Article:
In the types of racing where Safety Cars are used to neutralise a race, the need to avoid being lapped is paramount. It hasn't always been thus, but I don't want to waste this particular post debating the uses of Safety Cars and their effects on racing.
At the recent Bathurst 12 hour race, the Safety Car was used in perhaps its most primitive (and simplest) form to bring the field under control. The pit lane entrance is never closed, and cars are released from the pit exit whenever they arrive, unless the Safety Car queue is passing. It means that Safety Car periods are reasonably short - the longest period under yellow at the weekend was 28m 22s - and by making the pace of Safety Car laps quite slow (the average speed of a yellow lap was 4m 24s, or just over 50mph), the queue forms up quickly.
Erebus Racing pulled a very neat trick though, which was noticed at the time, but has since then been quietly swept under the carpet.
It happened under the third (and the longest) safety car period, when the Clearwater Ferrari spun, having hit the wall, at the top of the Mountain and was then struck by the works Nissan. Both Erebus cars had made routine pit stops at the completion of their 55th laps, and were - just - on the same lap.
Bernd Schneider, in the no.1 Mercedes-Benz SLS AMG was on his 59th lap, and right on the tail of Will Davison in the other Erebus car; the pair of them 5 seconds ahead of the Clearwater Ferrari, which was a lap behind Schneider, but closing for position on the no. 63 Mercedes. On the same lap that Hiroshi Hamaguchi crashed the Ferrari, Schneider overtook Davison. It was three minutes later that the Safety Car left the pit lane, immediately ahead of the no. 48 M Motorsport Lamborghini (in the hands of Ross Lilley).
Thus, when Schneider crossed the line at the end of his 61st lap, Davison was next in line, completing his 60th lap, and with initially three cars separating them from the Safety Car. This became two on the next lap as the no. 95 Abarth came into the pits.
So it was something of a surprise to observe, as the Safety Car came past the pits for the fourth time, that the no.48 Lamborghini had the no. 63 Mercedes behind it and the no. 1 Mercedes behind that. Next time around, Lilley and Davison were given the wave-by and although the Lamborghini continued round to catch up the tail of the queue, the Merc headed for the pit lane having used only 10 laps of fuel. Of course, it was able to get going again without losing the lap, and as the green flag was shown to Schneider (completing his 66th lap), the no. 63 was already heading up onto the Mountain, also on his 66th, with a full tank of fuel and crucially, back on the lead lap.
Without any sector times available for the no. 63 Mercedes (it having lost its transponder earlier in the race), it is hard to know exactly what happened where, but it is hard to see how the cars can have swapped places while the Safety Car was out.
Less questionable were the tactics of the HTP Motorsport Mercedes, which was two laps down on the race leader and in 19th place, with less than two hours of the race gone following an unscheduled disk change (after contact with another car) early in the race. Later on, the front pads needed replacing - a legacy of the wrong pads having been fitted with the replacement disk - requiring a further long stop; and yet the team still managed to recover to within a gnat's whisker of the winning Maranello Ferrari at the end of the twelve hours.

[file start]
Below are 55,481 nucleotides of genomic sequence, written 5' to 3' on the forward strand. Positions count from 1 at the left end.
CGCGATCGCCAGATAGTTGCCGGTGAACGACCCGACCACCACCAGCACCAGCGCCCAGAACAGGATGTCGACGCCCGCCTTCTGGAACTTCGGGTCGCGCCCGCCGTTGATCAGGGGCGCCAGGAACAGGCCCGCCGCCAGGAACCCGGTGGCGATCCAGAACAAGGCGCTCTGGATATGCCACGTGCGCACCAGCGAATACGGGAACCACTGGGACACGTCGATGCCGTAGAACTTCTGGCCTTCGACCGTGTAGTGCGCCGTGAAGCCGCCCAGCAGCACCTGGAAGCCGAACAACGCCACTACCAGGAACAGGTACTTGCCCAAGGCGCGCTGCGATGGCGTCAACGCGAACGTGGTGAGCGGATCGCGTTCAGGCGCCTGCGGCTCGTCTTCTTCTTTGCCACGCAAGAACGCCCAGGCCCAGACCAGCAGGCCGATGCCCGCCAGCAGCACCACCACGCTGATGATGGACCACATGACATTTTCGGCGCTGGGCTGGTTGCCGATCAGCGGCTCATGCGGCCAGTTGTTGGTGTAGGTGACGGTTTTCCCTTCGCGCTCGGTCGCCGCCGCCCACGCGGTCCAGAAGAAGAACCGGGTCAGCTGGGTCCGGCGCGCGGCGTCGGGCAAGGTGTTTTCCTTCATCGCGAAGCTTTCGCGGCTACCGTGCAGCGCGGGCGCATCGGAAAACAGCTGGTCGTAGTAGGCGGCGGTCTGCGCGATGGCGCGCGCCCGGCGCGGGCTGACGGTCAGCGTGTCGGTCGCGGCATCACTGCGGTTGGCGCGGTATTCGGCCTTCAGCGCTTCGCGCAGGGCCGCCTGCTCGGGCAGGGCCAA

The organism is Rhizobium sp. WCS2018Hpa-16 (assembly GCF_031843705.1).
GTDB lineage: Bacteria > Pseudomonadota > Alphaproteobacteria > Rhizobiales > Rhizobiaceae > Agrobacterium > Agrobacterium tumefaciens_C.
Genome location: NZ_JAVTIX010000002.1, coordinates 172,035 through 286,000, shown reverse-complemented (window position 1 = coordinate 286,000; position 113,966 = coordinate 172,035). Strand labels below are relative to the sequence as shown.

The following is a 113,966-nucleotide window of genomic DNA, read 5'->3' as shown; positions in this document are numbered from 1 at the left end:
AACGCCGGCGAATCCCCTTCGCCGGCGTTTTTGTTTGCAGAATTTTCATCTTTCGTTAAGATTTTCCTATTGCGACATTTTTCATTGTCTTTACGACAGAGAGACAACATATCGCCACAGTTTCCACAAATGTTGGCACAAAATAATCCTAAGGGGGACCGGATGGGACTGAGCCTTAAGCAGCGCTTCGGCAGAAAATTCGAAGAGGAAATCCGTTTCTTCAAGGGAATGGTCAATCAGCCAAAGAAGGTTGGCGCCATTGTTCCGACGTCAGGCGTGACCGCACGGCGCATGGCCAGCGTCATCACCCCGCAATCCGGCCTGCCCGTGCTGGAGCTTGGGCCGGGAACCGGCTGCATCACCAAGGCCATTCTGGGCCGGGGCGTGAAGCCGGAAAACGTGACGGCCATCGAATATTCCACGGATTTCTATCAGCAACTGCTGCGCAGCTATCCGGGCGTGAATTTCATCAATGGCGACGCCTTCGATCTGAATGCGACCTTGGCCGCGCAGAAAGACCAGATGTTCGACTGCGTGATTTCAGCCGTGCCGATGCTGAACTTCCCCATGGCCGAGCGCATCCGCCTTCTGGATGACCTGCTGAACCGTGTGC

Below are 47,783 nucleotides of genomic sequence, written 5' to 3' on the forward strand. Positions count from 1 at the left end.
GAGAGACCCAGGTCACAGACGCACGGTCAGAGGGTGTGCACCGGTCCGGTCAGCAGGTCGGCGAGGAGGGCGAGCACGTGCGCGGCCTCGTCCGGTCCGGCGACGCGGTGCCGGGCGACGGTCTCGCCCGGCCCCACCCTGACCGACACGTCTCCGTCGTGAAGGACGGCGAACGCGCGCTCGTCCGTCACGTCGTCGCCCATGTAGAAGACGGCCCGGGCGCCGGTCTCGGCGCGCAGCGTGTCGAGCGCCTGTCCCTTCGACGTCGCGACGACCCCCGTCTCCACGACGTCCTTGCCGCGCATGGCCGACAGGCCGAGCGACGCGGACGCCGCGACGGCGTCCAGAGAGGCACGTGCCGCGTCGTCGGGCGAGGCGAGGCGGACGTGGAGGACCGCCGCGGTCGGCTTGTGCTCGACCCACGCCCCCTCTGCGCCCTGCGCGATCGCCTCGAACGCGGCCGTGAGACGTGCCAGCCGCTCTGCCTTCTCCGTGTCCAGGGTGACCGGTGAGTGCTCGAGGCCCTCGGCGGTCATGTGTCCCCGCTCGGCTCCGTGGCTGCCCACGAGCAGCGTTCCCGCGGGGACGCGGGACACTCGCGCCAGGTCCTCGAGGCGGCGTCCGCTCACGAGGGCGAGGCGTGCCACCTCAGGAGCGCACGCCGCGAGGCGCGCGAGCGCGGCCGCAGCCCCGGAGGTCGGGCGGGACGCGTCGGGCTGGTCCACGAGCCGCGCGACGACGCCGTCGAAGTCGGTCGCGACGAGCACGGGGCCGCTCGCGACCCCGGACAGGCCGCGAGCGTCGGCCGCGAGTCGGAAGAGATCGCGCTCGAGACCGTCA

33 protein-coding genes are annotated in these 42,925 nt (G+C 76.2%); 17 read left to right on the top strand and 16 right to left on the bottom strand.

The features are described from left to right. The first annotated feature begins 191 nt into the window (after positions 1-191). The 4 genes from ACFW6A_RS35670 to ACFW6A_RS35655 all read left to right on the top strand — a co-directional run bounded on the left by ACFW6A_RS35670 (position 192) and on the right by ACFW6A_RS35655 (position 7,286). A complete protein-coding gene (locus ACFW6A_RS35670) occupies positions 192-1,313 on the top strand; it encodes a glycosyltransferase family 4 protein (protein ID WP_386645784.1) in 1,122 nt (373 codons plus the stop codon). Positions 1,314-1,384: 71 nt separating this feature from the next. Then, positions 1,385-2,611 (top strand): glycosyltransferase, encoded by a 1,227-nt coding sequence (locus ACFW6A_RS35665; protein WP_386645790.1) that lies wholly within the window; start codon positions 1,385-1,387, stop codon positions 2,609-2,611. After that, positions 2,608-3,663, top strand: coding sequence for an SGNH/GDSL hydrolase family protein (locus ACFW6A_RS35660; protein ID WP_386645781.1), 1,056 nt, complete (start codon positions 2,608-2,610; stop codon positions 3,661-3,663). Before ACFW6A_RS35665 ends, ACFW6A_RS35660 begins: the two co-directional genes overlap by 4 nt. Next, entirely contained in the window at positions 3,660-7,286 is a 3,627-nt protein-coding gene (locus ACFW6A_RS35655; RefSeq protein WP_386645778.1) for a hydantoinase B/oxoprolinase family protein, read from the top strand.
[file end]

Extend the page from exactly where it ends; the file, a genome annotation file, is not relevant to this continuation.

One lap was recovered fairly easily when the Safety Car made its 6th appearance, to tidy up following the crash of the no. 35 Sennheiser Porsche. Luckily for the HTP crew, the race leader at that time, the no. 1 Erebus Mercedes, had just made a routine stop, and elected to use the full course caution period to make another stop. Although it maintained the lead, it did enable Thomas Jäger to refuel and rejoin as well as regain a lap while the safety car slowed the rest of the field.
By lap 218, Harold Primat was back in the HTP car, and the no 88 Maranello Motorsport Ferrari was leading the race, still a lap ahead of the Mercedes, with just over three hours of the race remaining. Crucially, though, the Mercedes had fuel for four more laps than the Ferrari. Craig Lowndes then brought the Ferrari into the pits after a 27-lap stint (his previous stint had been 28), allowing Primat to regain the lead lap, just as the Ginetta stopped out on the circuit. This brought out the safety car (for the seventh time), and enabled the HTP Mercedes (as well as the McLaren) to pit for fuel without losing any ground.
The green flag waved on the start-finish line as the Ferrari started its 225th lap, with the McLaren second, the Erebus Mercedes third and the HTP Mercedes fourth - all on the same lap, all full of fuel, and separated by less than 20 seconds.
The interesting thing is that the average lap times of the HTP Mercedes were roughly the same as the Maranello Ferrari (2m 05.8s). Even allowing for its two drive-through penalties, the Ferrari spent 3m 42s less time in the pit lane. So how did they end up less than half a second apart? Easy - the Safety Car bunched up the field - on eight of its nine appearances, the no. 88 Ferrari was ahead of the HTP Mercedes, and on each occasion, a gap was wiped out.
The fact of the matter is, that if you're on the lead lap, and the Safety Car appears, you're in with a chance. It may not be fair, but it makes the racing exciting!